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I just received divorce papers from spouse who resides in Katy, Texas and I live in Connecticut.  Spouse and I entered into an informal marriage at the Harris County clerk's office in 2010.  Spouse had moved to Connecticut in November of 2012 and moved back to Katy, TX in  April 2013.  Since then, spouse and I have been separated (not legally).  The divorce papers state that there is to be no contact with spouse or child and that I have to appear in Texas at court in December.  My question is:  do I have to show or can I submit something in writing, especially since I cannot make it to Texas.  I would prefer to handle the issues of divorce through an attorney in Connecticut instead of Texas.  Is this way best? 

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Hi @talyria

 

Welcome to the community and thanks for posting! The first issue to sort out is that you mean by "informal marriage." A marriage ceremony in the clerk's office is just as valid and binding as a wedding in a church or elsewhere. Before proceeding, you may want to review the legal requirements of marriage.

 

Working on the assumption that the marriage was valid, either party can file for divorce in the county where he or she resides. If this is inconvenient for you, you may be able to file a motion to transfer the case to Connecticut. Doing so many be somewhat complex, so you may want to speak with an experienced family law attorney about your case.

 

For a free consultation with an attorney, you can click here, or use the FindLaw Lawyer Directory to search by city and state.

 

Best of luck!

The FindLaw.com Team

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2 hours ago, talyria said:

I just received divorce papers from spouse. . . .  The divorce papers state that there is to be no contact with spouse or child and that I have to appear in Texas at court in December.

 

In the context of any given divorce case, there may be hundreds or thousands of "papers."  What "papers" did you receive?  Is the "paper" that states "that [you] have to appear in Texas at court in December" a court order?  Or is it simply a notice that some sort of hearing will be held in December?  If the latter, what is the nature of the hearing?

 

 

2 hours ago, talyria said:

do I have to show or can I submit something in writing, especially since I cannot make it to Texas.

 

Again, it depends on what's happening in December and whether the court has ordered you to appear.

 

 

2 hours ago, talyria said:

I would prefer to handle the issues of divorce through an attorney in Connecticut instead of Texas.  Is this way best?

 

If your divorce is pending in TX, then you'll need an attorney in TX.  A lawyer in CT could give you generalized input, but unless you stumble on someone in CT that happens to be admitted to practice in TX, he/she won't be able to represent you in the TX divorce or advise you about TX law.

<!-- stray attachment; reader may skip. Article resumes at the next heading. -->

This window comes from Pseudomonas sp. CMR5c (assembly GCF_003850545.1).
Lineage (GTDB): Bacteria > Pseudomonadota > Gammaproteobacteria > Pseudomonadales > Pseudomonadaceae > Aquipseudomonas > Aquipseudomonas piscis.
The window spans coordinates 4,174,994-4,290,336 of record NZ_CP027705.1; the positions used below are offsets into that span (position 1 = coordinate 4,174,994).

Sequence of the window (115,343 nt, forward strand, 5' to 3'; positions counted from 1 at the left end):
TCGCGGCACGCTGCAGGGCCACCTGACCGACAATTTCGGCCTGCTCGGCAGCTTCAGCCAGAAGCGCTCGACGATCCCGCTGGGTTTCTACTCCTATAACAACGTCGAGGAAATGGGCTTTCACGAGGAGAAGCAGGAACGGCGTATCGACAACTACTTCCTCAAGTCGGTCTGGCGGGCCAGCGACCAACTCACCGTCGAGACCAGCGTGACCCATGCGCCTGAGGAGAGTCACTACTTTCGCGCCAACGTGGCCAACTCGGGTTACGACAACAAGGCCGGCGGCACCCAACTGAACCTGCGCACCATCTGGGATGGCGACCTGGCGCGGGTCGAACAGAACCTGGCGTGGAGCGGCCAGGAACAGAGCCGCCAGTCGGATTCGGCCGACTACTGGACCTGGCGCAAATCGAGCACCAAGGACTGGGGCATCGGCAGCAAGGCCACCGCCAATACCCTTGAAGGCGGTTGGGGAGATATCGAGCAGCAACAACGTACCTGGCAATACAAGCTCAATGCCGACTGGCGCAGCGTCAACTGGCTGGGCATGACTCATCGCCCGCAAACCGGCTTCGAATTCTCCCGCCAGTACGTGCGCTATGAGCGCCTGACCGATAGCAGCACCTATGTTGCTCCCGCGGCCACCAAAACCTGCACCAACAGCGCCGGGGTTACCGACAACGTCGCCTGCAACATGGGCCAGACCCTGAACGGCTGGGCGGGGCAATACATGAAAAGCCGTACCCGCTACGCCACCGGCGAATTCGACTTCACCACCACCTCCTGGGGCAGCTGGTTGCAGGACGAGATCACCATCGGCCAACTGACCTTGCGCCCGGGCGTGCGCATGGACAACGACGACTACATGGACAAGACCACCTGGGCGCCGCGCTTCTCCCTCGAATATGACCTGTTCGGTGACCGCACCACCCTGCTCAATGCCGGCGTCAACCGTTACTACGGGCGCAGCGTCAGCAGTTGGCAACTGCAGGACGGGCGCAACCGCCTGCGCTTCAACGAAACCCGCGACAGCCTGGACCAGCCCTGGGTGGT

1 hour ago, FindLaw_RE said:

The first issue to sort out is that you mean by "informal marriage."

 

"Informal marriage" is the term used in TX for a common law marriage.  See Tex. Fam. Code § 2.401, et seq.

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1 hour ago, pg1067 said:

"Informal marriage" is the term used in TX for a common law marriage.  See Tex. Fam. Code § 2.401, et seq.

 

Interesting! Didn't know that! But would this be the sort of situation which would be considered a common law marriage if the parties were married at the clerk's office?

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11 minutes ago, FindLaw_RE said:
1 hour ago, pg1067 said:

"Informal marriage" is the term used in TX for a common law marriage.  See Tex. Fam. Code § 2.401, et seq.

 

would this be the sort of situation which would be considered a common law marriage if the parties were married at the clerk's office?

 

The Texas Family Code section I cited provides that an "informal marriage" may be proven by evidence either that a declaration of their marriage has been signed as provided in the subchapter governing informal marriages or that "the man and woman agreed to be married and after the agreement they lived together in this state as husband and wife and there represented to others that they were married."  In other words, in addition to the "old fashioned way," there is a slightly less "informal" means of entering into a common law/"informal" marriage in Texas.

 

Given that legal framework, the most reasonable interpretation of the OP's statement that he/she and his/her spouse "entered into an informal marriage at the Harris County clerk's office in 2010" is probably that they signed and submitted the informal marriage declaration in 2010.

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Just now, pg1067 said:

Given that legal framework, the most reasonable interpretation of the OP's statement that he/she and his/her spouse "entered into an informal marriage at the Harris County clerk's office in 2010" is probably that they signed and submitted the informal marriage declaration in 2010.

 

Makes sense! Thanks for your input, you are clearly well versed in this area of the law. :)

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